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Divers find pieces of fuselage

Divers reached a large section of downed TWA Flight 800 on the ocean floor Monday, pulling out six bodies and searching for any evidence of what caused the disaster.

"I would characterize this as a major find because we're starting to get significant parts of the fuselage," said Robert Francis, the vice chairman of the National Transportation Safety Board, who is leading the investigation.

Francis said the fuselage section was found in a "wreckage field" of airplane parts scattered below 120 feet of water.

Dramatically, the first word of the find was announced to the families and friends of the 230 crash victims by Gov. George E. Pataki at an oceanside memorial service.

"God works in very strange ways," Pataki said at the close of the ceremony. "While we were here, a major part of the fuselage has been found. Additional bodies have been located. We're hopeful that your agony and struggle will come to a quicker end."

A second of stunned silence followed, before family members and 100 military and law enforcement officials seated behind them broke into applause.

The discovery came after several days when searchers were hampered by bad weather and equipment glitches.

At a news conference Monday night, Francis said there are hundreds of objects littering the wreckage field. After removing any more bodies that might be found, investigators will analyze and put priorities on the objects to bring up.

"This is a slow process," Francis said. "We're going to be doing this at a speed that guarantees we get the best possible result."

The bodies were found underneath the 30-foot by 60-foot piece of fuselage sticking about 10 feet off the sea floor, Francis said. Any more bodies found will be removed before investigators try to bring up wreckage, which is strewn in a fairly dense trail about 500 feet long.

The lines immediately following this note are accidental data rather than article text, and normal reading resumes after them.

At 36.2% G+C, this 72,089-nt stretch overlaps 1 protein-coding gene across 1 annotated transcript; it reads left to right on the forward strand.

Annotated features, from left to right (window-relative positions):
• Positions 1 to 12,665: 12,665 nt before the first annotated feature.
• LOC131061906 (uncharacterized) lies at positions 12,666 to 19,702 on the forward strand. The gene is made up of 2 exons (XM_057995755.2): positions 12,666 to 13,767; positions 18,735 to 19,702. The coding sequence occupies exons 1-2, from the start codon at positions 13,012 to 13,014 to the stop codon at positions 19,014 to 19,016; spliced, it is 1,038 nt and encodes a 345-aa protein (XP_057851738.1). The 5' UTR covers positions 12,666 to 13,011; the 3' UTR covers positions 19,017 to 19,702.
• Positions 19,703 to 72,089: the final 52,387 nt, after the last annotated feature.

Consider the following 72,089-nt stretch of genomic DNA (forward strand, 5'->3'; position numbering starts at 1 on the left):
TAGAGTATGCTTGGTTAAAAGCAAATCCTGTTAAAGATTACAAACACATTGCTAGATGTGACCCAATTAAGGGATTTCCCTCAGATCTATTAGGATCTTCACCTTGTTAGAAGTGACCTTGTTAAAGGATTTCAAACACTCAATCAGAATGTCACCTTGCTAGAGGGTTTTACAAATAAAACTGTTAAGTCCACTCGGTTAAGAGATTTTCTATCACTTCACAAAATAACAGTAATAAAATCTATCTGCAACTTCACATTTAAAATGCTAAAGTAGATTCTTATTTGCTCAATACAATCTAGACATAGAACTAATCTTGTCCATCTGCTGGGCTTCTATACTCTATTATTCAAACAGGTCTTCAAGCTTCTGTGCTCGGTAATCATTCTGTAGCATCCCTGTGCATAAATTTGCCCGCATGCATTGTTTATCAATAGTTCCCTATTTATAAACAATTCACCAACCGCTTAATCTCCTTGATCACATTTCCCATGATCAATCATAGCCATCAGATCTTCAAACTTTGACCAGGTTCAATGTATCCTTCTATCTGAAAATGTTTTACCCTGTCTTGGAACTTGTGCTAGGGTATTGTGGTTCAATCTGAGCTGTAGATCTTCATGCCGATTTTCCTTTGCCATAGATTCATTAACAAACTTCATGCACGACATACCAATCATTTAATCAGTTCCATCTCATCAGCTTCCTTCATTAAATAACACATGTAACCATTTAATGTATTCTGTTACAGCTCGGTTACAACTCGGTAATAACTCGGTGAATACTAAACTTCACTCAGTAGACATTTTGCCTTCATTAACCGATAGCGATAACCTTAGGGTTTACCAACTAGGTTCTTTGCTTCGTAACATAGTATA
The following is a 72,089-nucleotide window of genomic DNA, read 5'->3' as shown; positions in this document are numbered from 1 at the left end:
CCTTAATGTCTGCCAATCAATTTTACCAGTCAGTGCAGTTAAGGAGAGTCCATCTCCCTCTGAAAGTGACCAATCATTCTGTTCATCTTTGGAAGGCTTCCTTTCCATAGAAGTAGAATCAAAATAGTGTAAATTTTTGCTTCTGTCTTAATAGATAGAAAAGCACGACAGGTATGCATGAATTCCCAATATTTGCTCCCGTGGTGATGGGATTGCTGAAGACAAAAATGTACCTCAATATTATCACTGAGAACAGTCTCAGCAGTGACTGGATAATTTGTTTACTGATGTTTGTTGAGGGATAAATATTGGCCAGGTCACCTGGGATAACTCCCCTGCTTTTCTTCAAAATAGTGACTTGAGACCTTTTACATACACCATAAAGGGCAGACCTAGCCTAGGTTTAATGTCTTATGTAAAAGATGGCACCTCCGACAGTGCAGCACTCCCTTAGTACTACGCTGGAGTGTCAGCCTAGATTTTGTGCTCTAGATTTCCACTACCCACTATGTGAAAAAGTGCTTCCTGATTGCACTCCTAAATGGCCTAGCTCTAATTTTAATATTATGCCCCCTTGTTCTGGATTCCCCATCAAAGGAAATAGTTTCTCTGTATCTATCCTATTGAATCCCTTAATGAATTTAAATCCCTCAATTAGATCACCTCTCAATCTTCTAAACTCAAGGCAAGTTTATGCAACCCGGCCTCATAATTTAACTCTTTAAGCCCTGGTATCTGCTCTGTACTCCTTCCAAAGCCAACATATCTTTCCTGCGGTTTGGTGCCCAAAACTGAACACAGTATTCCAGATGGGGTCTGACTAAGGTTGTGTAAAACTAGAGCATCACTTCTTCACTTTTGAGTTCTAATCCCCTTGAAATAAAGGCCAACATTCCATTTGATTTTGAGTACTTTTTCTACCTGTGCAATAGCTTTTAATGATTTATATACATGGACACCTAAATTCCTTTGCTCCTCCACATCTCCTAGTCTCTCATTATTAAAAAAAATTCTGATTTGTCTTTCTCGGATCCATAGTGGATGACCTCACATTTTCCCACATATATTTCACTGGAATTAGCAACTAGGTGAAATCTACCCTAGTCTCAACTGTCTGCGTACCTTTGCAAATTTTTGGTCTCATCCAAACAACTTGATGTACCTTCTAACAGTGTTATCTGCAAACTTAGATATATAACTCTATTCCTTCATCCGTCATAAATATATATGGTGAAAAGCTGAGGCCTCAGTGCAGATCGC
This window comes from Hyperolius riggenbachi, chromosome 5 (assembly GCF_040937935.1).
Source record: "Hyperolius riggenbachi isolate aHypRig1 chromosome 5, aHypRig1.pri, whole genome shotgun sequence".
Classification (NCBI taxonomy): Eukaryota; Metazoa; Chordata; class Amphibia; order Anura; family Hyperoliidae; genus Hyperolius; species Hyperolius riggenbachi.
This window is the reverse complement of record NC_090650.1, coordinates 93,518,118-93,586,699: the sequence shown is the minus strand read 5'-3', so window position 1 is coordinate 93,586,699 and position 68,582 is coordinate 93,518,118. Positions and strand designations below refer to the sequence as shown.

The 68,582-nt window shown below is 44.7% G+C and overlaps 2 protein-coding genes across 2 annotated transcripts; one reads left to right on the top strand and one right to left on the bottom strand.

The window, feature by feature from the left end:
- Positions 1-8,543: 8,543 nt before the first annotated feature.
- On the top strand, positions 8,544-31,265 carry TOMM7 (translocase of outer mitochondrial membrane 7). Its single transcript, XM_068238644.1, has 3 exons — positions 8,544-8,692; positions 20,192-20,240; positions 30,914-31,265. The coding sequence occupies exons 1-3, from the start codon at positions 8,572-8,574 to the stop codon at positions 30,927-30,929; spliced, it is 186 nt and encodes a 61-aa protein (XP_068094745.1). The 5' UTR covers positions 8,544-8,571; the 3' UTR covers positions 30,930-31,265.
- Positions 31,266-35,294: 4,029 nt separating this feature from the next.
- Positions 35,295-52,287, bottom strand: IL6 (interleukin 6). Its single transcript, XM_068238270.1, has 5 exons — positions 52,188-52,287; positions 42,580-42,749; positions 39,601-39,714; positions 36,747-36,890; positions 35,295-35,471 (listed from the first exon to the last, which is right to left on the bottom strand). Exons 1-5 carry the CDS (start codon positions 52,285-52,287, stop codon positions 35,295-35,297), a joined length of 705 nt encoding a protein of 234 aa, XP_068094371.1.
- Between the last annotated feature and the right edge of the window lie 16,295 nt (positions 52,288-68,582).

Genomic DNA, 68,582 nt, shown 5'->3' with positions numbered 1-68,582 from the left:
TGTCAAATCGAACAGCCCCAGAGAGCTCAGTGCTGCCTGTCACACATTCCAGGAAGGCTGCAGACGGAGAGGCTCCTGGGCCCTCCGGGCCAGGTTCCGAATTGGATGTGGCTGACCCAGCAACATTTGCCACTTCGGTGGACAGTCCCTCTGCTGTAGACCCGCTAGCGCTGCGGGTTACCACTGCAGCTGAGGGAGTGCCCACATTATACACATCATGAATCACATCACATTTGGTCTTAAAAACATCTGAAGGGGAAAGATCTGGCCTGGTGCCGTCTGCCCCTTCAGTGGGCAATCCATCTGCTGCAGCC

"We are concentrating on the people," Francis said. "We are not concentrating on aluminum."

The Paris-bound flight exploded in a fireball and plummeted into the sea last Wednesday about 10 miles offshore, killing all 230 aboard. Investigators are still unsure what caused the catastrophe, but suspect terrorism or a massive mechanical failure.

Finding the wreckage was critical for investigators, who say clues might be lost the longer the wreckage remains in the water. Surging saltwater can destroy or sweep away chemical signatures on bomb materials or pieces of evidence.

Even the smallest items could prove important. It was a fingernail-sized fragment of a timing device found embedded in clothing that determined that a bomb blew Pan Am Flight 103 out of the sky over Lockerbie, Scotland.

Preliminary field tests on Flight 800 wreckage have found what investigators consider suspicious residue, which was being sent to Washington for further study at a government laboratory. But law enforcement officials said it was "premature and irresponsible" to conclude that the residue proves the crash was the result of deliberate sabotage or terrorism.

The Boeing 747's two black boxes still haven't been found, and investigators said they haven't heard the telltale "pings" the boxes emit, possibly because they are buried or covered with certain types of metal. The search for the boxes was being temporarily suspended so workers could focus on retrieving the fuselage.

Of the 107 bodies recovered by Monday, 64 had been positively identified.

After the tearful seaside memorial service, some mourners waded into the surf to throw roses into the sea. As the New York Boys Choir sang Wind Beneath My Wings, a cadre of gulls circled overhead.

Joseph Ortiz of Clearwater, whose niece Virginia Holst and her husband, Eric, died in the crash, took the hand of one of his teenage sons as he joined the procession into the water.

"I told him we had to go into the water for Virginia," Ortiz said. "Because she is there, and this way we can be together."

A hush fell over the beach when a C-130 cargo plane and helicopter from a local Air Guard group hovered above in tribute.

The search Monday was made easier by the best weather since the crash, 2 foot swells and moderate winds. The Coast Guard collected debris on the surface near the crash site, about 12 miles off Long Island.

_ Information from the Los Angeles Times and the New York Times was used in this report.

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